Gibbons v Wright
(1954) 91 CLR 423
Gibbons and her two sisters-in-law became owners of land as joint tenants. Subsequently the sisters executed documents converting the joint tenancy into a tenancy in common. After their death Gibbons claimed that these documents were ineffective because the sisters lacked mental capacity (if this was the case she would become sole owner).
There is no ‘fixed standard of sanity’ – simply a requirement that each party be of ‘such soundness of mind as to be capable of understanding the general nature of what he is doing by his participation.’ The capacity required is relative to the transaction being effected – what is the capacity of the party to understand the nature of the transaction when explained?
Here, it was necessary to show that the two sisters were
‘capable of understanding, if the matter had been explained to them, that by the executing the mortgages … they would be altering the character of their interest in the properties … so that instead of the last survivor … becoming entitled to the whole, each of them would be entitled to a one-third share …’.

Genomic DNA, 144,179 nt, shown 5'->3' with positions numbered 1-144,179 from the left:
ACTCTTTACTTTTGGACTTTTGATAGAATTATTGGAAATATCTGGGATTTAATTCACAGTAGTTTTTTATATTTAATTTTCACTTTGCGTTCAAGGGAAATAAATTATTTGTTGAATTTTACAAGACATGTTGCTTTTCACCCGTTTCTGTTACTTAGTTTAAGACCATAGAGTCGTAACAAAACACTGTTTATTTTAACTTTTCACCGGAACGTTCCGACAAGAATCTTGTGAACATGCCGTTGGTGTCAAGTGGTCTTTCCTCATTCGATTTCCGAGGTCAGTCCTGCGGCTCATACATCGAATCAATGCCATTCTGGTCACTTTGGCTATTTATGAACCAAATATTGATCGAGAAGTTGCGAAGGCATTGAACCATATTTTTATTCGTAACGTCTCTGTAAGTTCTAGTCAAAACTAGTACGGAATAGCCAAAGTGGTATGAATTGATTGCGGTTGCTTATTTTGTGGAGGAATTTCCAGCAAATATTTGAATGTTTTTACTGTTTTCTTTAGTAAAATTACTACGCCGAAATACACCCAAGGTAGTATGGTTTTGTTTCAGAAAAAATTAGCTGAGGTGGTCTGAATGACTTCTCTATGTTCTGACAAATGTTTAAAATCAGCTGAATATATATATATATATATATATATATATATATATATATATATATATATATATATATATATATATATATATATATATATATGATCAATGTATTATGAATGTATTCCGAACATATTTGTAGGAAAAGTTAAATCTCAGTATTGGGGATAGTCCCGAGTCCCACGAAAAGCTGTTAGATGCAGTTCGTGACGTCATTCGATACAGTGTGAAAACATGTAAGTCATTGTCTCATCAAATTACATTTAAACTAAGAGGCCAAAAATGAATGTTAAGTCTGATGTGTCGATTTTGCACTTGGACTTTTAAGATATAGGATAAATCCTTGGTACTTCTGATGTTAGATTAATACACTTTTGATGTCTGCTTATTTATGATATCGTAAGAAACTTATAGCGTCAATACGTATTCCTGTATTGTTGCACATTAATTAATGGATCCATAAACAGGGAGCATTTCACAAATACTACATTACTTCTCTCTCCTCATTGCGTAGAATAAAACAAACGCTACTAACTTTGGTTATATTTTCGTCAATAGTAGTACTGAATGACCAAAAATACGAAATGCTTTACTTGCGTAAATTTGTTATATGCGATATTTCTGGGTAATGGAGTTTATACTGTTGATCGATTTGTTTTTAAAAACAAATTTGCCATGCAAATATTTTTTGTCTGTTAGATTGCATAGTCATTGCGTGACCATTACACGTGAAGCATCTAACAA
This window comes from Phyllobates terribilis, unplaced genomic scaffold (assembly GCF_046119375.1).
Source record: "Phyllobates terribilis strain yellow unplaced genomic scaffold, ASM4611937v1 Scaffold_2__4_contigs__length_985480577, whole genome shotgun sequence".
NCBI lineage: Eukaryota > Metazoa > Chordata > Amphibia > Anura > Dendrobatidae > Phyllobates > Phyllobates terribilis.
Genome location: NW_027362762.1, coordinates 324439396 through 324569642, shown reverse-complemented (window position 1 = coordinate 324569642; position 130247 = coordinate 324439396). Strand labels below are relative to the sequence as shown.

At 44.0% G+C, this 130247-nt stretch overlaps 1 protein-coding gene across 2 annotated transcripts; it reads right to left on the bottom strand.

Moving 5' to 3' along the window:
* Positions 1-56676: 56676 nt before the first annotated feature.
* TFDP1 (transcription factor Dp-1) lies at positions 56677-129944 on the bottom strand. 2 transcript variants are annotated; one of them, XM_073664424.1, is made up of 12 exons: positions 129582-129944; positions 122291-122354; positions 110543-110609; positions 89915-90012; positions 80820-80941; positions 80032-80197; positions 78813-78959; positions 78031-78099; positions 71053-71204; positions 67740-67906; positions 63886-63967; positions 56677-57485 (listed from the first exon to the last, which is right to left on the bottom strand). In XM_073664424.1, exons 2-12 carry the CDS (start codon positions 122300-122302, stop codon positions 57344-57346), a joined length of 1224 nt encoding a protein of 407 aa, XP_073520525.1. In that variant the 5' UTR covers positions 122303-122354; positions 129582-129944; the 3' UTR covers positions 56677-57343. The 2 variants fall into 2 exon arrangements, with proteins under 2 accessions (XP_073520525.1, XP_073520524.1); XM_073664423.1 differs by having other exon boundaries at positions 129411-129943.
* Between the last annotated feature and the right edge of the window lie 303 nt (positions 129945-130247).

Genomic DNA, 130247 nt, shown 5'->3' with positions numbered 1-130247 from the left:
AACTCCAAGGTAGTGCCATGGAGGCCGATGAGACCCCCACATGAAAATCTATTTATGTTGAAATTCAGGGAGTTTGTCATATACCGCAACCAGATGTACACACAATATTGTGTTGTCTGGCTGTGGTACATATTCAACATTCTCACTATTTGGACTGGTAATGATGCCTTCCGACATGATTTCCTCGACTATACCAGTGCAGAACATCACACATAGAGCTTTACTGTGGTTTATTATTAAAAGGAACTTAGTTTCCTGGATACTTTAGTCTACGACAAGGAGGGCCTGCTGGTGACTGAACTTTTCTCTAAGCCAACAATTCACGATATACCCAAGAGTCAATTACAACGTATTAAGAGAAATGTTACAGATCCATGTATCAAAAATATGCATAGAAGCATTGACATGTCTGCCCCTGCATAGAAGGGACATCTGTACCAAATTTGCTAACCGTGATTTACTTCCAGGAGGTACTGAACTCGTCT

This was not satisfied here.
Their Honours then considered if the lack of capacity rendered the contract void or voidable; they concluded lack of capacity made a contract voidable only – so unless the sisters, in their lifetime, sought to avoid the contract it remained valid and enforceable.